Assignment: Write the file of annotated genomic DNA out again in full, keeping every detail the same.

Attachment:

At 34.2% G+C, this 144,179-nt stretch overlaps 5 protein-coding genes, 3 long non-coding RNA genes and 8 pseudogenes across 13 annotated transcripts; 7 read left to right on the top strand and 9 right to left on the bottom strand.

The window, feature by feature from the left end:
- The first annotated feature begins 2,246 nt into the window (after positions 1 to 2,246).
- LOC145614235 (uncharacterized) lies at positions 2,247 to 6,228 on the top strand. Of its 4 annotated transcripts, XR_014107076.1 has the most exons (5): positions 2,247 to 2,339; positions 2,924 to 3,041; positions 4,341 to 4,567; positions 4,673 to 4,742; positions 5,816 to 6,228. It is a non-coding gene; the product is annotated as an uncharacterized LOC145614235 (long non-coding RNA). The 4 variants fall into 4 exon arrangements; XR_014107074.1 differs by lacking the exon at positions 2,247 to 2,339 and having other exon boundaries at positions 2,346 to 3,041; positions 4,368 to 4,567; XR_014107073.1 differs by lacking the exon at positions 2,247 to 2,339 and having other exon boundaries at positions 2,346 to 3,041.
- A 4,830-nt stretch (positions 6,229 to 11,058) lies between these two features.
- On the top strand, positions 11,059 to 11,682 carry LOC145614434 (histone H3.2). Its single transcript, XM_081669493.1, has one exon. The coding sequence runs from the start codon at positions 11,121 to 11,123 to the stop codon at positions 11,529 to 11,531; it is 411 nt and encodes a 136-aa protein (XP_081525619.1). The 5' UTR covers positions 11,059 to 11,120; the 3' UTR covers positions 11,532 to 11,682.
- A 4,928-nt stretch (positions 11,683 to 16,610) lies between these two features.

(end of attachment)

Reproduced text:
At 34.2% G+C, this 144,179-nt stretch overlaps 5 protein-coding genes, 3 long non-coding RNA genes and 8 pseudogenes across 13 annotated transcripts; 7 read left to right on the top strand and 9 right to left on the bottom strand.

The window, feature by feature from the left end:
- The first annotated feature begins 2,246 nt into the window (after positions 1 to 2,246).
- LOC145614235 (uncharacterized) lies at positions 2,247 to 6,228 on the top strand. Of its 4 annotated transcripts, XR_014107076.1 has the most exons (5): positions 2,247 to 2,339; positions 2,924 to 3,041; positions 4,341 to 4,567; positions 4,673 to 4,742; positions 5,816 to 6,228. It is a non-coding gene; the product is annotated as an uncharacterized LOC145614235 (long non-coding RNA). The 4 variants fall into 4 exon arrangements; XR_014107074.1 differs by lacking the exon at positions 2,247 to 2,339 and having other exon boundaries at positions 2,346 to 3,041; positions 4,368 to 4,567; XR_014107073.1 differs by lacking the exon at positions 2,247 to 2,339 and having other exon boundaries at positions 2,346 to 3,041.
- A 4,830-nt stretch (positions 6,229 to 11,058) lies between these two features.
- On the top strand, positions 11,059 to 11,682 carry LOC145614434 (histone H3.2). Its single transcript, XM_081669493.1, has one exon. The coding sequence runs from the start codon at positions 11,121 to 11,123 to the stop codon at positions 11,529 to 11,531; it is 411 nt and encodes a 136-aa protein (XP_081525619.1). The 5' UTR covers positions 11,059 to 11,120; the 3' UTR covers positions 11,532 to 11,682.
- A 4,928-nt stretch (positions 11,683 to 16,610) lies between these two features.